2015 GMC Canyon Long-Term Review: Wear and Tear

Stephen Elmer
by Stephen Elmer

Welcome back to our 2015 GMC Canyon long-term test. To read previous updates in the series, click here.

You can expect wear and tear on any vehicle, but pickup trucks tend to take a beating pretty quickly.

While loading my snowmobile into the bed of our long-term Canyon last month, the studs in my track did a number on the edge of the tailgate. I was hoping the snow might protect the truck, but I was sadly mistaken.

Smart pickup truck designs plan ahead for inevitable damage by having replaceable parts in high-risk areas. The very end of your tailgate is a natural place for damage to occur, whether it happens while loading machines or backing into loading ramps. So having the plastic molding right on the edge is a perfect sacrificial lamb to save the damage from getting through to the steel.

That’s exactly the reason why Toyota installs a three-piece bumper on the new Tundra, so if you only damage one corner, you only have to replace one corner.

So as an owner, is it going to break the bank to fix up the Canyon’s tailgate? I e-mailed a Michigan GMC dealership to find out exactly how much the repair would cost. The answer? $58.55 + tax. You could take the part and run, but if you wanted the whole job done by this particular dealer, it’ll cost you another $30. So you’re looking at just over $90 for the replacement.

It’s true, smarter loading could have avoided this headache entirely, but it’s good to know that it’s not going to be prohibitively expensive to replace a piece of the truck that will definitely take a beating throughout its life.

Discuss this story at our Chevy Colorado Forum
Stephen Elmer
Stephen Elmer

Stephen covers all of the day-to-day events of the industry as the News Editor at AutoGuide, along with being the AG truck expert. His truck knowledge comes from working long days on the woodlot with pickups and driving straight trucks professionally. When not at his desk, Steve can be found playing his bass or riding his snowmobile or Sea-Doo. Find Stephen on <A title="@Selmer07 on Twitter" href="http://www.twitter.com/selmer07">Twitter</A> and <A title="Stephen on Google+" href="http://plus.google.com/117833131531784822251?rel=author">Google+</A>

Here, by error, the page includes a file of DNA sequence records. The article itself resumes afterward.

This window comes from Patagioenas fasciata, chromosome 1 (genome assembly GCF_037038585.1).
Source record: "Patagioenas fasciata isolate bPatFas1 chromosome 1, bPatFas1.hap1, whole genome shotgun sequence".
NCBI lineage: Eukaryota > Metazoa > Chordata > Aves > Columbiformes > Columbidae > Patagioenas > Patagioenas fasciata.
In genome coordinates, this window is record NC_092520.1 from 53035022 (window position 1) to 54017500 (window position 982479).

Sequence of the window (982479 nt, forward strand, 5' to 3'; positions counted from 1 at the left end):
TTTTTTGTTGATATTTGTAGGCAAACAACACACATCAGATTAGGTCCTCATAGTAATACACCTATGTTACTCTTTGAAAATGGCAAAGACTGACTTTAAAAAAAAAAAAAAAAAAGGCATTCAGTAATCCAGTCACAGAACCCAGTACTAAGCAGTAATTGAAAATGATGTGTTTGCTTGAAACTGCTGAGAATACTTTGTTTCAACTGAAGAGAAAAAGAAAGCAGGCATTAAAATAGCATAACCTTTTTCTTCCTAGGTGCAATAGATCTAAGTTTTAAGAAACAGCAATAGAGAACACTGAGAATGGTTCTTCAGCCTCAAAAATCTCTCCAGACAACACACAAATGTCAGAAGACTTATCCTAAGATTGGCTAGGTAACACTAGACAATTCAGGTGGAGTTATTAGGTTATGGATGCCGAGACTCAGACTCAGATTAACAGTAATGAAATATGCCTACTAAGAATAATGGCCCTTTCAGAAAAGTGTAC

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  • David37037 . David37037 . on Mar 05, 2015

    I love all your articles except this one. I have been following both the colarodo and canyon post and this one is really not necessary. A truck is supposed to take a beating. At least you could mention the mpg you got while having it loaded

    • See 2 previous
    • Stephen Elmer Stephen Elmer on Mar 06, 2015

      So far, it has handled in the snow very well. I find the "Auto" setting is a bit slow when re-routing power, but besides that, it's been solid. If you don't need the space, then yes, I would recommend this truck. It has a great drive, a nice interior and decent power. All for a competitive price, especially when compared to the Tacoma. Now, resale value and long-term reliability remain to be seen, and should definitely factor into the decision.

  • Gyrfalcon Gyrfalcon on Mar 18, 2015

    Apparently these days a "long-term" review is actually using the truck to haul something, instead of taking it on a test drive on a sunny day... this article is pathetic.

    • DoubleCoppers DoubleCoppers on Apr 23, 2015

      This series of articles is informative, and they cover many aspects of ownership--something it's hard to get from the typical review. This article in particular shows something almost never seen: a real-life situation that many will face, plus the result and the cost to deal with it. This is excellent work by the author, and certainly beats the sunny day test drive.